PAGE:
So today, I will be sharing the simple trick I use when making an electronic gadget purchase.
They are based on these solid principles --
- Tech gadgets are always getting cheaper and slightly better. Notice the "slightly". In day-to-day use, Samsung S4 is almost not noticeably better than Samsung S3. Trust me; I use Samsung S2 and I'm a tech freak. I am yet to see a very useful feature S4 has that S2 doesn't have. Never buy the latest release. Remember when Blackberry Z10 and Q10 were selling for over N100k. Now you can get that same Z10 for N48k. And it's still 2013.
- Tecno is not cheaper than the iPhone. Surprised? But that's the truth. In the tech world, cheap is very expensive. You'll pay everyday for lack of ergonomics (ease-of-use) and it will always be a lousy partner in your life. It's just like comparing a NAPEP (Tricycle) to Toyota Camry. You are better off not having a car at all than having a Tricycle. Price is what you pay; value is what you get. Buy only devices from a quality brand -- Samsung, Apple, Sony and LG --- they have research centers that cost billions of dollar to run yearly. They give you the best, in value and user experience. If I'm on a budget, I'll buy a N10k Samsung phone and not a N10k Tecno phone that has everything.
- You don't need everything. I love the iPad. I like Samsung tablets. But I don't need them. I have never been in a situation where I was frustrated for not having an iPad. And that's how I know if I need a thing. My laptop is almost a carcass, since the motherboard died and I couldn't get another board in Computer Village, I bought a dead similar laptop with a working motherboard then I proceeded to do the biggest surgery I've ever done (actually, it was done by a great guy at Computer Village). I implanted my laptop screen, keyboard, hard-drive and RAM into the dead battered laptop. The screws weren't even complete. Once in a while, my hard-disk shakes and disconnects from its connection slot. I have a screwdriver in my laptop bag, to take the laptop apart and reconnect the hard-disk when this happens. Unfortunately, to reach the hard-disk one needs to remove the entire back of the laptop. And why do I keep doing this instead of buying a new laptop? It's partly because I'm in love with the laptop; it's a solid Sony VAIO that has been extremely faithful till the motherboard issue that was my fault. And secondly, I have a wonderful Microsoft Surface RT tablet with 10 hours battery life and does everything I do on my laptop, except writing macros and doing heavy graphics design.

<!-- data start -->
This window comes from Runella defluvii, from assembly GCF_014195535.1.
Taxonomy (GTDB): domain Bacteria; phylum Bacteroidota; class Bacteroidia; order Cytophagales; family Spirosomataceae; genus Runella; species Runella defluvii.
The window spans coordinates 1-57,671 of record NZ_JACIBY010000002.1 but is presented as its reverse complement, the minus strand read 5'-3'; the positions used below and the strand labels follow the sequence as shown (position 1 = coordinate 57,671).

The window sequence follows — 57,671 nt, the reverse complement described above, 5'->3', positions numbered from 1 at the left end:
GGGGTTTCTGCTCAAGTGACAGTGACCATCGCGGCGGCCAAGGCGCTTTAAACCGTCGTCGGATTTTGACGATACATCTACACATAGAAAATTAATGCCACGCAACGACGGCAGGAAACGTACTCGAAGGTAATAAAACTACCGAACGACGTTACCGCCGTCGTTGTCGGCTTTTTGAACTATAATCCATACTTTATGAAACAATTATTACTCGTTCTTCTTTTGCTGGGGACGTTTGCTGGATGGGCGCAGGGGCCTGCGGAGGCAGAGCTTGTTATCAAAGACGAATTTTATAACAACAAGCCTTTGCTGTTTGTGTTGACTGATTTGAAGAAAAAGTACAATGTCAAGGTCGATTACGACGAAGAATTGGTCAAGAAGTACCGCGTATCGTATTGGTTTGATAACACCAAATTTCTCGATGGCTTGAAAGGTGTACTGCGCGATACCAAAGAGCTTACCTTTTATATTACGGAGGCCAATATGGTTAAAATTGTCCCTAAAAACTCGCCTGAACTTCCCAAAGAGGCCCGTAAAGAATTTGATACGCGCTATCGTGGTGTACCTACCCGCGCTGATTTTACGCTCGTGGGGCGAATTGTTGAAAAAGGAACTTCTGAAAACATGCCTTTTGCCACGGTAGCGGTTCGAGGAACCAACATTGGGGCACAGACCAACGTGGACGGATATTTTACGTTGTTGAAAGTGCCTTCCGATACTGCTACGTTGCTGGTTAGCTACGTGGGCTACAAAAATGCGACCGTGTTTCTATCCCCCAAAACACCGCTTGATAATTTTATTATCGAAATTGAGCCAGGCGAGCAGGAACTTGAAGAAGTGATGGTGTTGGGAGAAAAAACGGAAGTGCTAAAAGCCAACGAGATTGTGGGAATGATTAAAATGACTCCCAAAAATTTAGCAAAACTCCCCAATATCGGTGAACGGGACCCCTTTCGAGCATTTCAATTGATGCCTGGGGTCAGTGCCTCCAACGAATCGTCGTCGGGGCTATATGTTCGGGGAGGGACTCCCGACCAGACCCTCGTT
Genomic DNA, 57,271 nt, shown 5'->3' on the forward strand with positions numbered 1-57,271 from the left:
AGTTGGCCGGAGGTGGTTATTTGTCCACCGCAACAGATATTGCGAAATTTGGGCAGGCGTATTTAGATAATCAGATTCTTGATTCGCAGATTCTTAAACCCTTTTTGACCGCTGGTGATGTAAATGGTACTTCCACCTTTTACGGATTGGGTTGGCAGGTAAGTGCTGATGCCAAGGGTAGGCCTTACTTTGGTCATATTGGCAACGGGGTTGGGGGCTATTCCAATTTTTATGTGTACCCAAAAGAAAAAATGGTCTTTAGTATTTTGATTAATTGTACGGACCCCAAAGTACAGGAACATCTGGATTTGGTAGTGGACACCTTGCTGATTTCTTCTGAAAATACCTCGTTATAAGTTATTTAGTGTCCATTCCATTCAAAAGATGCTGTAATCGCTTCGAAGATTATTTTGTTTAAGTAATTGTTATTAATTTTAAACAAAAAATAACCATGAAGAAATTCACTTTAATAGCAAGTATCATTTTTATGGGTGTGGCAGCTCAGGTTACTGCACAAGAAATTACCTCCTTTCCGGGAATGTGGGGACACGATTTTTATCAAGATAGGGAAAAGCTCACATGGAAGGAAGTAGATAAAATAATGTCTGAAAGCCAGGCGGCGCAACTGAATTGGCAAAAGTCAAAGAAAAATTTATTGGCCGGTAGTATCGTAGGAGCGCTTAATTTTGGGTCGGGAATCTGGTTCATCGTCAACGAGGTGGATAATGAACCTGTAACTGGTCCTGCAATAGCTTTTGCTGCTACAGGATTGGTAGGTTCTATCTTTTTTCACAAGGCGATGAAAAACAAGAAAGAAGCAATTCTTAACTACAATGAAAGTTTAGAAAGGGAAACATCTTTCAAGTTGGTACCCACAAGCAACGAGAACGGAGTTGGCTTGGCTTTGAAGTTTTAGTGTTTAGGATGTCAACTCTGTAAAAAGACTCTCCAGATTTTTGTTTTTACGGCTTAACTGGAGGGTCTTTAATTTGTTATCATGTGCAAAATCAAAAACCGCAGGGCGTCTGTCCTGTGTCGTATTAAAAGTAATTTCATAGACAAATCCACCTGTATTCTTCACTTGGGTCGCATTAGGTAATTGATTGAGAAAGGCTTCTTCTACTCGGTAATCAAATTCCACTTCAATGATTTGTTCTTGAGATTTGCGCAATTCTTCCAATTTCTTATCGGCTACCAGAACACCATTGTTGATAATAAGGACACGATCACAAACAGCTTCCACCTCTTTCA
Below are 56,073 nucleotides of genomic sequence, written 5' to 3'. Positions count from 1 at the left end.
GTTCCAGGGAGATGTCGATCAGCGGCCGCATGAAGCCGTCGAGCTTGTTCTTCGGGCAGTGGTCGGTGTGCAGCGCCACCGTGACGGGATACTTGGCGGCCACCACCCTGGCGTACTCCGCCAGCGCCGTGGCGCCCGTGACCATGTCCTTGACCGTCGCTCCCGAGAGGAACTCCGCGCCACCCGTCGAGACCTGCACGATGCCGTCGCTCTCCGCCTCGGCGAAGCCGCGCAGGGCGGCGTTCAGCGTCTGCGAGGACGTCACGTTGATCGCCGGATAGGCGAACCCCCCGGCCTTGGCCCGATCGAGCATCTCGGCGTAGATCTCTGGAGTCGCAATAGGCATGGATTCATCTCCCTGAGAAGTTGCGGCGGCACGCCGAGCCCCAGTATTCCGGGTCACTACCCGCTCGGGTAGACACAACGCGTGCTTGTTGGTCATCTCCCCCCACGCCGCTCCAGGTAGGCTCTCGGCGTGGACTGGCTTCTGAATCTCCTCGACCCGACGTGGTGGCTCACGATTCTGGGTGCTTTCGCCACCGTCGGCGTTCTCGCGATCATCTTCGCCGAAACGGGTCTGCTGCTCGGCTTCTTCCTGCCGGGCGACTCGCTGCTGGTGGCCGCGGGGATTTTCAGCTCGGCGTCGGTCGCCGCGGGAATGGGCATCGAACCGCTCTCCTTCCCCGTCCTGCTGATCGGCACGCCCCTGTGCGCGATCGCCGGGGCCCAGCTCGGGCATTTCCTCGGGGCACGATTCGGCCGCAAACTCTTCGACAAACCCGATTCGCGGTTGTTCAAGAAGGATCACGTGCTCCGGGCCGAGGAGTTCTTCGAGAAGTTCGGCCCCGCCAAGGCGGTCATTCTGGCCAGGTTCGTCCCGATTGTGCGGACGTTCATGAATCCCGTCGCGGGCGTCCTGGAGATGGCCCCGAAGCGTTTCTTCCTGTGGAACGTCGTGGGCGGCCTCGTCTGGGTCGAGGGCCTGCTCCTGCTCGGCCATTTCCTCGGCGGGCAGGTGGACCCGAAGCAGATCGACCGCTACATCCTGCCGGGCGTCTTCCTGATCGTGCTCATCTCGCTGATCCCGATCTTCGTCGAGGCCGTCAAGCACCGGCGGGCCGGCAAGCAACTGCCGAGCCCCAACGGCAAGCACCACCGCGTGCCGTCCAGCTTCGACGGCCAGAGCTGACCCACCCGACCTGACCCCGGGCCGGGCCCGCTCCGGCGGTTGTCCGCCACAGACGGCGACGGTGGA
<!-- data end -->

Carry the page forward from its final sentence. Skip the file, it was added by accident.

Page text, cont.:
- Smartphones have uninstall buttons too. Uninstall applications you don't use, no matter how cool they are. This will ensure that you keep enjoying the sleek performance it had when you newly bought. Then you won't be tempted to buy another smartphone after watching an advert of how the new one is super sleek. This was what I did on my Blackberry Curve 2 and I still use it. Once in a while I feel tempted to buy the Z10, now that it's N48k. But the fact that my Curve 2 works like new helps me overcome the temptation.
- Read online about the creative ways you can use the gadget. One reason I find it hard to change my gadgets by buying a new and better one is that I use them creatively. I make them an active partner in running my day-to-day life. If I list the things I do (and have done) with my laptop you will be amazed. I owe the cool N150k for a 5 days UNIX training deal I got in the middle of this year to the laptop. And my phone: it's not like any other phone. Everything about it is different, besides the casing and hardware. I can't survive a day without it (well, I mean my day will be ruined without it). Creatively using your tech devices make life easier and also makes you immune to adverts of new devices.
- Don't buy gadgets for show-off. It's very immature. You could choose a particular phone brand because it looks extremely cool and will attract eyeballs when you pull it out. It's ok. No one wants a phone that looks like Nokia 3310. But if that's only reason you're buying the phone, then you need to contact me for a one-on-one discussion on life and it's purpose.